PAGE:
Thought walking rates were tough? Wait for Pause


If breaking up is hard to do, explaining why you want to breathe comes a close second. Unless you’re confident it’s time for something new, the temptation to make mistakes is considerable. In monetary matters, figuring out what an interest rate break looks like—and the degree of conviction behind it—can be a dangerous exercise. Calculating when to take five comes with a lot of risk.

Central banks are unlikely to be adamant when they suspend interest rate hikes in the coming months. It can only be clear in hindsight that the hold button was pressed. For good reason: inflation is easing, albeit significantly above target. Global growth is slowing, albeit less than feared not so long ago. Juicy data, such as a strong number of jobs or prices that seem a little too sticky, can influence sentiment about the future path of borrowing costs. Will it be one or two more nudges higher, maybe even three?

The pitfalls of trying to spot the advent of a pause were evident last week when the Reserve Bank of Australia raised its key rate by a quarter of a point, as predicted by most economists. The sting was in the accompanying statement. The words were harsh enough to launch predictions of a break in a month or two – and push the Aussie up and bonds down. Governor Philip Lowe dropped last year’s assertion that the bank was not on a predefined path and said more increases were needed.

It’s not so much that Lowe indicated there’s still work to be done that bugged investors. It’s too soon to end inflation, especially as the bank is still being criticized for suggesting late last year that rates may not need to rise until 2024. What stood out in the RBA’s comment is the absence of any clear indication that a break was on the table. Records of the RBA deliberations in late 2022 showed that a suspension was among the options the board considered. “Our job is to call out what we think the RBA will do and not what we think they should do,” wrote Gareth Aird of the Commonwealth Bank of Australia, who now sees the base rate rising from 3.35% to 3.85% . He said the policy was heading “into deeply restrictive territory”. The risks of a mistake are multiplying.

By the way, a gap year is not a guarantee of rest. Bank of Canada Governor Tiff Macklem declared a conditional pause last month and is now advocating for the middle ground against hawks and pigeons. Macklem thinks it could take 18 to 24 months to see the full effects of higher borrowing costs. “We need to stop interest rate hikes before we slow the economy and inflation too much,” he told a business audience. “We should not keep raising rates until inflation returns to 2%.” It’s been a while since a central banker has publicly worried about the risk of inflation receding too far.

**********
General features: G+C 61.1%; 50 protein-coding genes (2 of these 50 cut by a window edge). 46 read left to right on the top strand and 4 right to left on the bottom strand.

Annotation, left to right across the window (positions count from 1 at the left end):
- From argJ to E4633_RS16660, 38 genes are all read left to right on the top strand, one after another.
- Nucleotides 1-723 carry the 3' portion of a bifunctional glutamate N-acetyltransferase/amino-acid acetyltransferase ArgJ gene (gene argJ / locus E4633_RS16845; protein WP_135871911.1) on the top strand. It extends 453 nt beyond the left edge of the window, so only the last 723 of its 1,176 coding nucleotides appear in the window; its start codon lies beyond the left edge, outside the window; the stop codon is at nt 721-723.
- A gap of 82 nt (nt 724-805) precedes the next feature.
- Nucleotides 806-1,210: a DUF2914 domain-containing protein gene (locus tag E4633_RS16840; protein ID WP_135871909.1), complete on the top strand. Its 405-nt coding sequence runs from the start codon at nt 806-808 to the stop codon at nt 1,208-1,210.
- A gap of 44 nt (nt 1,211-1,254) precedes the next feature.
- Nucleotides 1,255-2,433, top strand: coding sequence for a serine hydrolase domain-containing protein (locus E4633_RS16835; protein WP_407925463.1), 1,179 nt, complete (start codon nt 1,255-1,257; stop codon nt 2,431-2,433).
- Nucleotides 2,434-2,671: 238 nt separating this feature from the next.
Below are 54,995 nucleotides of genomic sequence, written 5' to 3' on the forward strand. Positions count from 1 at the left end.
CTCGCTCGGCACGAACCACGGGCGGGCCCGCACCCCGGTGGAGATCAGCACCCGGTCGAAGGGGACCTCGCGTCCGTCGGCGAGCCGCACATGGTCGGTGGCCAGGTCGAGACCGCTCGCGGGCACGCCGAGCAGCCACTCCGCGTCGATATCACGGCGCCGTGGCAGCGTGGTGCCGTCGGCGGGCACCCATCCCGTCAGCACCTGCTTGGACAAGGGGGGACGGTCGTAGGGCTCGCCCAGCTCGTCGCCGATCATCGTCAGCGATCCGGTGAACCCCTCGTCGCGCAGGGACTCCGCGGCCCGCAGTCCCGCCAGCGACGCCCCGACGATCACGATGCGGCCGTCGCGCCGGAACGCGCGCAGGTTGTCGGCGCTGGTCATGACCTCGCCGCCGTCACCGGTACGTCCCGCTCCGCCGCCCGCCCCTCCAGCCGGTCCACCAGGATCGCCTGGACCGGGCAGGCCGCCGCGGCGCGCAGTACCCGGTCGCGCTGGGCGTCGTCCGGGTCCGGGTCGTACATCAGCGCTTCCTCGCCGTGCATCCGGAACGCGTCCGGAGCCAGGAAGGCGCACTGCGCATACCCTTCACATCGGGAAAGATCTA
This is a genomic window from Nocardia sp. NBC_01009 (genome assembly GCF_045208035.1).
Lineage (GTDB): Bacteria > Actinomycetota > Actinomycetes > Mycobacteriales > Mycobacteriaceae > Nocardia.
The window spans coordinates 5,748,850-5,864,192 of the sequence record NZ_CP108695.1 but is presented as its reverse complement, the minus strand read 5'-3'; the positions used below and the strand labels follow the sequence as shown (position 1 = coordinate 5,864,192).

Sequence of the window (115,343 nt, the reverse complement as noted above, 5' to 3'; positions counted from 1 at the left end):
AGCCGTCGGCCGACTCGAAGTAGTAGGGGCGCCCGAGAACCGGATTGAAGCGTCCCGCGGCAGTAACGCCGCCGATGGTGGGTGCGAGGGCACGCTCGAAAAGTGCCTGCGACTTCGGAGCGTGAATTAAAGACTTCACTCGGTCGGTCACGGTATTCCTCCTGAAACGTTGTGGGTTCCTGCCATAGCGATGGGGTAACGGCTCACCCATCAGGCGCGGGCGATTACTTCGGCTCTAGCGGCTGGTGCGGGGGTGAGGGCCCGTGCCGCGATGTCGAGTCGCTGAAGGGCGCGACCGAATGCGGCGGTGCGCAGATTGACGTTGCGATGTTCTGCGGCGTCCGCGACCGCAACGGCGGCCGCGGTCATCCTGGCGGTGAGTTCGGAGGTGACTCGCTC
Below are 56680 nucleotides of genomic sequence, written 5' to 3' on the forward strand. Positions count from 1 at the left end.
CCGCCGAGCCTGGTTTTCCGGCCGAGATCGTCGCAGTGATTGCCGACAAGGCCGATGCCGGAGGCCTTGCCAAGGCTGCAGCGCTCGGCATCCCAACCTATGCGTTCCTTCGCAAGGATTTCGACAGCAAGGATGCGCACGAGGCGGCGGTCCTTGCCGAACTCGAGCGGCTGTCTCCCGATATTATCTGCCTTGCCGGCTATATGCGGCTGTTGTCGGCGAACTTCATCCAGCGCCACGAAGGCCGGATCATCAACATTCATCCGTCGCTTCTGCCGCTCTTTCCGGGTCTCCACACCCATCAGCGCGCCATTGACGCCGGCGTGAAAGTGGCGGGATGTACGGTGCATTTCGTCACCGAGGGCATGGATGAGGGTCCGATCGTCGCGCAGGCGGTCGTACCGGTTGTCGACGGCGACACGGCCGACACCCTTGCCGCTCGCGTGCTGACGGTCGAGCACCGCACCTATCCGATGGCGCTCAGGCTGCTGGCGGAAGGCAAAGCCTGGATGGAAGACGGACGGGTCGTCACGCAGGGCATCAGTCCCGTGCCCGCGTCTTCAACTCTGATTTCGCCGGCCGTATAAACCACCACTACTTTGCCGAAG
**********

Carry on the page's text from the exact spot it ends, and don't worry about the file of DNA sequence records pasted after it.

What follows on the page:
Bank of Korea people would do well to review Macklem’s address. Early to hike rates in 2021, the BOK was widely believed to be poised to bounce off a high this month. Then last week’s numbers showed that prices spiked in January, keeping the prospect of further tightening alive. The pause could still happen, with cuts until the end of the year, but there is a slight element of doubt. Governor Rhee Chang-yong warned in January that markets shouldn’t be too quick to declare the hike cycle complete. Malaysia rejected an expected rise last month, while Indonesia posted a moderate rise – a quarter-point rise accompanied by the suggestion that the authorities have already done enough. If inconvenient data starts to appear, both will be under pressure to revisit. The obvious criticism: why did you risk doing too little instead of too much?

Risk management is not what it used to be. In his first speech as chairman of the Federal Reserve at the institution’s annual Jackson Hole retreat in 2018, Jerome Powell spent a lot of time extolling Alan Greenspan’s approach. In particular, he liked the conductor’s habit in the 1990s of delaying little by little until the choices became clearer. So it was about whether — and when — taking a break was more prudent than staying put. Powell characterized the modus operandi of that time as follows: “The committee converged on a risk management strategy that can be summed up in a simple request: ‘Let’s wait one more meeting; if there are clearer signs of inflation, we’ll start tightening.’” The situation now could be framed as follows: wait on the pause until you are sure that inflation is on the rise and will not rise again – and embarrass you.

The process has already begun, although it is not yet fully completed. Like digging through a cardboard container long after the move has unloaded your bulky furniture. The break is here somewhere. Just one more box.

More from Bloomberg’s opinion:

• Let’s be big enough to accept this economic gift: Daniel Moss

• Fed pivot is dead. Long Live the Fed’s Pirouette: Robert Burgess

• Can’t give up your low mortgage rate? Renovate!: Alexis Leondis

This column does not necessarily reflect the views of the editorial board or Bloomberg LP and its owners.

Daniel Moss is a Bloomberg Opinion columnist covering Asian economies. Previously, he was executive editor for economics at Bloomberg News.

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